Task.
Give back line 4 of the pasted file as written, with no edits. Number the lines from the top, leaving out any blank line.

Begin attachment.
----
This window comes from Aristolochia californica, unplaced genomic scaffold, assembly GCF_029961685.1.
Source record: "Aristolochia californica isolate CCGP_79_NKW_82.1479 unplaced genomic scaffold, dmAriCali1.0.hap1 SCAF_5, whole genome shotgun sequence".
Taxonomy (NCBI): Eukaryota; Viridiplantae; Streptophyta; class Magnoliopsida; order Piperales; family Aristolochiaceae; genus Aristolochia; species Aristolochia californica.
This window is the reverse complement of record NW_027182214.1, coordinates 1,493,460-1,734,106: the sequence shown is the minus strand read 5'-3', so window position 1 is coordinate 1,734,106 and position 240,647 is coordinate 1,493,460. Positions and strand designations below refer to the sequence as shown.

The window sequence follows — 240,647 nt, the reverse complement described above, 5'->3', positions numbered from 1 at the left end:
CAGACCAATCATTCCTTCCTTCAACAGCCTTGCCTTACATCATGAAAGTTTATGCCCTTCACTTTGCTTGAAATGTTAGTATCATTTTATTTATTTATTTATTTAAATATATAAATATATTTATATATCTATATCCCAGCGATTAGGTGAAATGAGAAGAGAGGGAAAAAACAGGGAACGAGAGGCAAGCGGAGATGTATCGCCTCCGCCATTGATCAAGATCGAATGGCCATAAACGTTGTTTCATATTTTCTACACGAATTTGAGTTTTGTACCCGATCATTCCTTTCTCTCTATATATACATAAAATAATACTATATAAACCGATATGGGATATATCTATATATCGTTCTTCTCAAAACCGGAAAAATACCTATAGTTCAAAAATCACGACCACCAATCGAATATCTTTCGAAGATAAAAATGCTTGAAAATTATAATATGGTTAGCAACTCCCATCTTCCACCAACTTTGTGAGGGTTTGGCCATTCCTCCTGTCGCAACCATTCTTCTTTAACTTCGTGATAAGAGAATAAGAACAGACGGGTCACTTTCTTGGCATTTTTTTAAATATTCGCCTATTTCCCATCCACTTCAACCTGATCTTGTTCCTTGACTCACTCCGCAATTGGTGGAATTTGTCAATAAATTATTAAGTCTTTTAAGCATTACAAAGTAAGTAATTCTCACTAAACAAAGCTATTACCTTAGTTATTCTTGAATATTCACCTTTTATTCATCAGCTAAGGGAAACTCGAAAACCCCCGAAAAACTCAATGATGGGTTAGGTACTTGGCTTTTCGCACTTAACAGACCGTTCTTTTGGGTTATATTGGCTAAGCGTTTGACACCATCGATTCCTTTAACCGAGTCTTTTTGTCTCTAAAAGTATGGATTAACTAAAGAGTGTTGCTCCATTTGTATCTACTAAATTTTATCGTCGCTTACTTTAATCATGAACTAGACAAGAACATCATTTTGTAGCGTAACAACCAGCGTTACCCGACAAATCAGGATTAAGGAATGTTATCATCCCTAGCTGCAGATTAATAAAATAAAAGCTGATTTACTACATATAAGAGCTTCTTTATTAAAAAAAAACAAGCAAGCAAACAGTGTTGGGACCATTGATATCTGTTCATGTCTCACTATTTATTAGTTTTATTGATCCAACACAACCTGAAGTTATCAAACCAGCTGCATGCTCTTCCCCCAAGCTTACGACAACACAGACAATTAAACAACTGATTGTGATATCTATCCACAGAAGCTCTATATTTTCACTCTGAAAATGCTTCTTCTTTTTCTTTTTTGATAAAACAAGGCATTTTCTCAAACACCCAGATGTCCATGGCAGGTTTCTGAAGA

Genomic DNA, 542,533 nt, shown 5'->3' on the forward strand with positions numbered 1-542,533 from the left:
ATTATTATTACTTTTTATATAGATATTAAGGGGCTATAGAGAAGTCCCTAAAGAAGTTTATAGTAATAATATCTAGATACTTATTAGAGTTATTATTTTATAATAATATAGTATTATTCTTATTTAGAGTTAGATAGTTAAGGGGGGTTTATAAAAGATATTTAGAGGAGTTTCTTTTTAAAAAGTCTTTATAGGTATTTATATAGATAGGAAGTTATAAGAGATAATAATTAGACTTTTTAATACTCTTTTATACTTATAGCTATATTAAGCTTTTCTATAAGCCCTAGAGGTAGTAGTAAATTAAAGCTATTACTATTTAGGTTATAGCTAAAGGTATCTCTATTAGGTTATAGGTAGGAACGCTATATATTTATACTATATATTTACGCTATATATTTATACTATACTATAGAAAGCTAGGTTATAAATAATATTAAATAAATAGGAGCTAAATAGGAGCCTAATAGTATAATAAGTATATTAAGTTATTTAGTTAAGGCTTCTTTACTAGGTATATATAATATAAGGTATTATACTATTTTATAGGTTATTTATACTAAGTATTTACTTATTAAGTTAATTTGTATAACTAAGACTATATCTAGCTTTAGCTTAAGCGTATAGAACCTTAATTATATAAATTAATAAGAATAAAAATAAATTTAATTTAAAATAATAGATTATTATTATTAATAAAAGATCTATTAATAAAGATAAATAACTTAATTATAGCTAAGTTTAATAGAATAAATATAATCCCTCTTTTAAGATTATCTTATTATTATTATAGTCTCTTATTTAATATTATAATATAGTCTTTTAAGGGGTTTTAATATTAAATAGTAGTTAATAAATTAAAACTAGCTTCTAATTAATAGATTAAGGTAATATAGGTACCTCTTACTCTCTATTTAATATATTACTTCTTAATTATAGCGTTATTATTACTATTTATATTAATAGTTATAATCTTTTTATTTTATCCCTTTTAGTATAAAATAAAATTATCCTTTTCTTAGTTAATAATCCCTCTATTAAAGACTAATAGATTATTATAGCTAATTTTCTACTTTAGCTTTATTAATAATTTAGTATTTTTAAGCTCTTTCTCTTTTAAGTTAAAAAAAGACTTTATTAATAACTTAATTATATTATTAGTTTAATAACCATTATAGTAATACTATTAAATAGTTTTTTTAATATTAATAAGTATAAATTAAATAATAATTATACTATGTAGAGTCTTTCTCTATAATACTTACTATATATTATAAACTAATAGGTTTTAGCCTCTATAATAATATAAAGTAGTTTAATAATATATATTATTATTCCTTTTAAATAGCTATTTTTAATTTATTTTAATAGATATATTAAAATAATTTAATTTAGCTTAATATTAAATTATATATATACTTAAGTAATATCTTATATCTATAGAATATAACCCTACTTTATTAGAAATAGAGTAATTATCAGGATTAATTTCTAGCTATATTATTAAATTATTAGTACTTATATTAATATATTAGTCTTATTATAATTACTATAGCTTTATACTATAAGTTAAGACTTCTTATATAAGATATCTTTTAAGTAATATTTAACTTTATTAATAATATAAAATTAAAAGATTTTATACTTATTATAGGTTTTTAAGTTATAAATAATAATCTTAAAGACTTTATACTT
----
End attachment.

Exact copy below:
This window is the reverse complement of record NW_027182214.1, coordinates 1,493,460-1,734,106: the sequence shown is the minus strand read 5'-3', so window position 1 is coordinate 1,734,106 and position 240,647 is coordinate 1,493,460. Positions and strand designations below refer to the sequence as shown.